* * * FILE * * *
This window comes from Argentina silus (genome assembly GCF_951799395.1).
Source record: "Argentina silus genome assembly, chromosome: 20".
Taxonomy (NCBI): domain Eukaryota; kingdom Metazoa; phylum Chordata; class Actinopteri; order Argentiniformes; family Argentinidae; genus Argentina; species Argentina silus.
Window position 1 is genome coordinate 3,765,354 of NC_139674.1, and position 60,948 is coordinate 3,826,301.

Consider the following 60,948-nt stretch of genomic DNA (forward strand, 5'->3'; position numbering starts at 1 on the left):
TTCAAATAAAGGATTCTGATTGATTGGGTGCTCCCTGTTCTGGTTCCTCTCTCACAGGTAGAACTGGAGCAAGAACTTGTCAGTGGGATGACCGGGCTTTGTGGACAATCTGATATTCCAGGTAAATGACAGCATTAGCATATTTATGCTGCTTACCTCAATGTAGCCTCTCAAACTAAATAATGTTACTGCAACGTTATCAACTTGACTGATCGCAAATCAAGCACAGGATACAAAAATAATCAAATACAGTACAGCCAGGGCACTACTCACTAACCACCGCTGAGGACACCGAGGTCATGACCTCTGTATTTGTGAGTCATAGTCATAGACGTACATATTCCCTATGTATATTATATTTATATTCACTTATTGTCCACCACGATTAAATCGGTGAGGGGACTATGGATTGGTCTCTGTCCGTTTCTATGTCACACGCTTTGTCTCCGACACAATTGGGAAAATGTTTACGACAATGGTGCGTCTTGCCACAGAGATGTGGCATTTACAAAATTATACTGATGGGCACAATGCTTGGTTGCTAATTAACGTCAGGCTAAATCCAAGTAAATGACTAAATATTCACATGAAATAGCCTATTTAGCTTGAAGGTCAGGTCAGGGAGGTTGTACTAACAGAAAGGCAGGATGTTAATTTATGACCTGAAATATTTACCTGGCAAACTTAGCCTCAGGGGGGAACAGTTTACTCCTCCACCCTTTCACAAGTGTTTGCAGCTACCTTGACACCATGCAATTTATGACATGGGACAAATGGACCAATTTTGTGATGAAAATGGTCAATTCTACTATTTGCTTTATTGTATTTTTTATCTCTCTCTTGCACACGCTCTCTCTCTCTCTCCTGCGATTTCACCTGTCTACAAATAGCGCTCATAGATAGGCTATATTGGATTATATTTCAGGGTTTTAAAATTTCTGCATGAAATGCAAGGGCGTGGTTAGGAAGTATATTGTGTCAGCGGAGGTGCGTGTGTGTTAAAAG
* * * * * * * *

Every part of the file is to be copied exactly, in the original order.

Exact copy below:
This window comes from Argentina silus (genome assembly GCF_951799395.1).
Source record: "Argentina silus genome assembly, chromosome: 20".
Taxonomy (NCBI): domain Eukaryota; kingdom Metazoa; phylum Chordata; class Actinopteri; order Argentiniformes; family Argentinidae; genus Argentina; species Argentina silus.
Window position 1 is genome coordinate 3,765,354 of NC_139674.1, and position 60,948 is coordinate 3,826,301.

Consider the following 60,948-nt stretch of genomic DNA (forward strand, 5'->3'; position numbering starts at 1 on the left):
TTCAAATAAAGGATTCTGATTGATTGGGTGCTCCCTGTTCTGGTTCCTCTCTCACAGGTAGAACTGGAGCAAGAACTTGTCAGTGGGATGACCGGGCTTTGTGGACAATCTGATATTCCAGGTAAATGACAGCATTAGCATATTTATGCTGCTTACCTCAATGTAGCCTCTCAAACTAAATAATGTTACTGCAACGTTATCAACTTGACTGATCGCAAATCAAGCACAGGATACAAAAATAATCAAATACAGTACAGCCAGGGCACTACTCACTAACCACCGCTGAGGACACCGAGGTCATGACCTCTGTATTTGTGAGTCATAGTCATAGACGTACATATTCCCTATGTATATTATATTTATATTCACTTATTGTCCACCACGATTAAATCGGTGAGGGGACTATGGATTGGTCTCTGTCCGTTTCTATGTCACACGCTTTGTCTCCGACACAATTGGGAAAATGTTTACGACAATGGTGCGTCTTGCCACAGAGATGTGGCATTTACAAAATTATACTGATGGGCACAATGCTTGGTTGCTAATTAACGTCAGGCTAAATCCAAGTAAATGACTAAATATTCACATGAAATAGCCTATTTAGCTTGAAGGTCAGGTCAGGGAGGTTGTACTAACAGAAAGGCAGGATGTTAATTTATGACCTGAAATATTTACCTGGCAAACTTAGCCTCAGGGGGGAACAGTTTACTCCTCCACCCTTTCACAAGTGTTTGCAGCTACCTTGACACCATGCAATTTATGACATGGGACAAATGGACCAATTTTGTGATGAAAATGGTCAATTCTACTATTTGCTTTATTGTATTTTTTATCTCTCTCTTGCACACGCTCTCTCTCTCTCTCCTGCGATTTCACCTGTCTACAAATAGCGCTCATAGATAGGCTATATTGGATTATATTTCAGGGTTTTAAAATTTCTGCATGAAATGCAAGGGCGTGGTTAGGAAGTATATTGTGTCAGCGGAGGTGCGTGTGTGTTAAAAG